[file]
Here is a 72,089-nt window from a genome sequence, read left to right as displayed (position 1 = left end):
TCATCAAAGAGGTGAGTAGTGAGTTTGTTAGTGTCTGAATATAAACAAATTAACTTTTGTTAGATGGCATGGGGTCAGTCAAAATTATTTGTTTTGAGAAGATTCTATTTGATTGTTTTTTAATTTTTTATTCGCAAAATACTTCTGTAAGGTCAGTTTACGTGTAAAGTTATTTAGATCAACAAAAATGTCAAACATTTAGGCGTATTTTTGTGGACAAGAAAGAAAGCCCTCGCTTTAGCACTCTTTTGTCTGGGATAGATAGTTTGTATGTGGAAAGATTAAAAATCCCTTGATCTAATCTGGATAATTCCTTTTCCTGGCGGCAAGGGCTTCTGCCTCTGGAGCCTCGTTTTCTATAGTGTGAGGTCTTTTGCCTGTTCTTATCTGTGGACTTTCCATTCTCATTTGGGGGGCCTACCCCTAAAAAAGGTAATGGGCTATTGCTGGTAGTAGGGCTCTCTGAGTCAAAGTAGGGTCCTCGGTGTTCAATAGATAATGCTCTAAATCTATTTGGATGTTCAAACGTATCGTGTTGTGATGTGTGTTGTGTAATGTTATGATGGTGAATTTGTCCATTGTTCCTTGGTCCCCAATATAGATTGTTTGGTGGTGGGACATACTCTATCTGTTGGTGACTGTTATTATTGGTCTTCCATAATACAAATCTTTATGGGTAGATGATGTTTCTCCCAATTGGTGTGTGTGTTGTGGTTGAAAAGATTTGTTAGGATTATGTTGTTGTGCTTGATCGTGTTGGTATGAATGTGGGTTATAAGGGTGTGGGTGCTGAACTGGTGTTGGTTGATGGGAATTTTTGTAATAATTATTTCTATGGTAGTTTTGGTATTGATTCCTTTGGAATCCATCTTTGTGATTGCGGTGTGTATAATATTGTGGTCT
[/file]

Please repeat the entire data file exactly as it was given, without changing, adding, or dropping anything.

Here is a 72,089-nt window from a genome sequence, read left to right as displayed (position 1 = left end):
TCATCAAAGAGGTGAGTAGTGAGTTTGTTAGTGTCTGAATATAAACAAATTAACTTTTGTTAGATGGCATGGGGTCAGTCAAAATTATTTGTTTTGAGAAGATTCTATTTGATTGTTTTTTAATTTTTTATTCGCAAAATACTTCTGTAAGGTCAGTTTACGTGTAAAGTTATTTAGATCAACAAAAATGTCAAACATTTAGGCGTATTTTTGTGGACAAGAAAGAAAGCCCTCGCTTTAGCACTCTTTTGTCTGGGATAGATAGTTTGTATGTGGAAAGATTAAAAATCCCTTGATCTAATCTGGATAATTCCTTTTCCTGGCGGCAAGGGCTTCTGCCTCTGGAGCCTCGTTTTCTATAGTGTGAGGTCTTTTGCCTGTTCTTATCTGTGGACTTTCCATTCTCATTTGGGGGGCCTACCCCTAAAAAAGGTAATGGGCTATTGCTGGTAGTAGGGCTCTCTGAGTCAAAGTAGGGTCCTCGGTGTTCAATAGATAATGCTCTAAATCTATTTGGATGTTCAAACGTATCGTGTTGTGATGTGTGTTGTGTAATGTTATGATGGTGAATTTGTCCATTGTTCCTTGGTCCCCAATATAGATTGTTTGGTGGTGGGACATACTCTATCTGTTGGTGACTGTTATTATTGGTCTTCCATAATACAAATCTTTATGGGTAGATGATGTTTCTCCCAATTGGTGTGTGTGTTGTGGTTGAAAAGATTTGTTAGGATTATGTTGTTGTGCTTGATCGTGTTGGTATGAATGTGGGTTATAAGGGTGTGGGTGCTGAACTGGTGTTGGTTGATGGGAATTTTTGTAATAATTATTTCTATGGTAGTTTTGGTATTGATTCCTTTGGAATCCATCTTTGTGATTGCGGTGTGTATAATATTGTGGTCT